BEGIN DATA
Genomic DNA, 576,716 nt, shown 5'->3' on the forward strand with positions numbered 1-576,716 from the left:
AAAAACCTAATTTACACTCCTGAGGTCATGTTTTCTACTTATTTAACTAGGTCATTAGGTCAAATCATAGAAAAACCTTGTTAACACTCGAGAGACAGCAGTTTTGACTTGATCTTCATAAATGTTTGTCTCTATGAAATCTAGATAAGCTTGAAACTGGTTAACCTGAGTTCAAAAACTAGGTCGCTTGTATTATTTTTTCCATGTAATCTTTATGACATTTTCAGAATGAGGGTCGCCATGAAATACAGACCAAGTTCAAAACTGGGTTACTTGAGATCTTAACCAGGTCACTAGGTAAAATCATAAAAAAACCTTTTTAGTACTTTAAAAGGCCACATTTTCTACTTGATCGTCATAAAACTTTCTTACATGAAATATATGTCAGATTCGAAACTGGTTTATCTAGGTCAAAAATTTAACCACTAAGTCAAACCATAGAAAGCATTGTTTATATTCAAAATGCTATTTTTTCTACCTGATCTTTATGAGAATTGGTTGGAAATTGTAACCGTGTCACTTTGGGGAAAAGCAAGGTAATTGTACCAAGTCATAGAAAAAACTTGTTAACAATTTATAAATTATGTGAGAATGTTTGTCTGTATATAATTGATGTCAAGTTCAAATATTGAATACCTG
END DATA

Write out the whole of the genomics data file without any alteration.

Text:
Genomic DNA, 576,716 nt, shown 5'->3' on the forward strand with positions numbered 1-576,716 from the left:
AAAAACCTAATTTACACTCCTGAGGTCATGTTTTCTACTTATTTAACTAGGTCATTAGGTCAAATCATAGAAAAACCTTGTTAACACTCGAGAGACAGCAGTTTTGACTTGATCTTCATAAATGTTTGTCTCTATGAAATCTAGATAAGCTTGAAACTGGTTAACCTGAGTTCAAAAACTAGGTCGCTTGTATTATTTTTTCCATGTAATCTTTATGACATTTTCAGAATGAGGGTCGCCATGAAATACAGACCAAGTTCAAAACTGGGTTACTTGAGATCTTAACCAGGTCACTAGGTAAAATCATAAAAAAACCTTTTTAGTACTTTAAAAGGCCACATTTTCTACTTGATCGTCATAAAACTTTCTTACATGAAATATATGTCAGATTCGAAACTGGTTTATCTAGGTCAAAAATTTAACCACTAAGTCAAACCATAGAAAGCATTGTTTATATTCAAAATGCTATTTTTTCTACCTGATCTTTATGAGAATTGGTTGGAAATTGTAACCGTGTCACTTTGGGGAAAAGCAAGGTAATTGTACCAAGTCATAGAAAAAACTTGTTAACAATTTATAAATTATGTGAGAATGTTTGTCTGTATATAATTGATGTCAAGTTCAAATATTGAATACCTG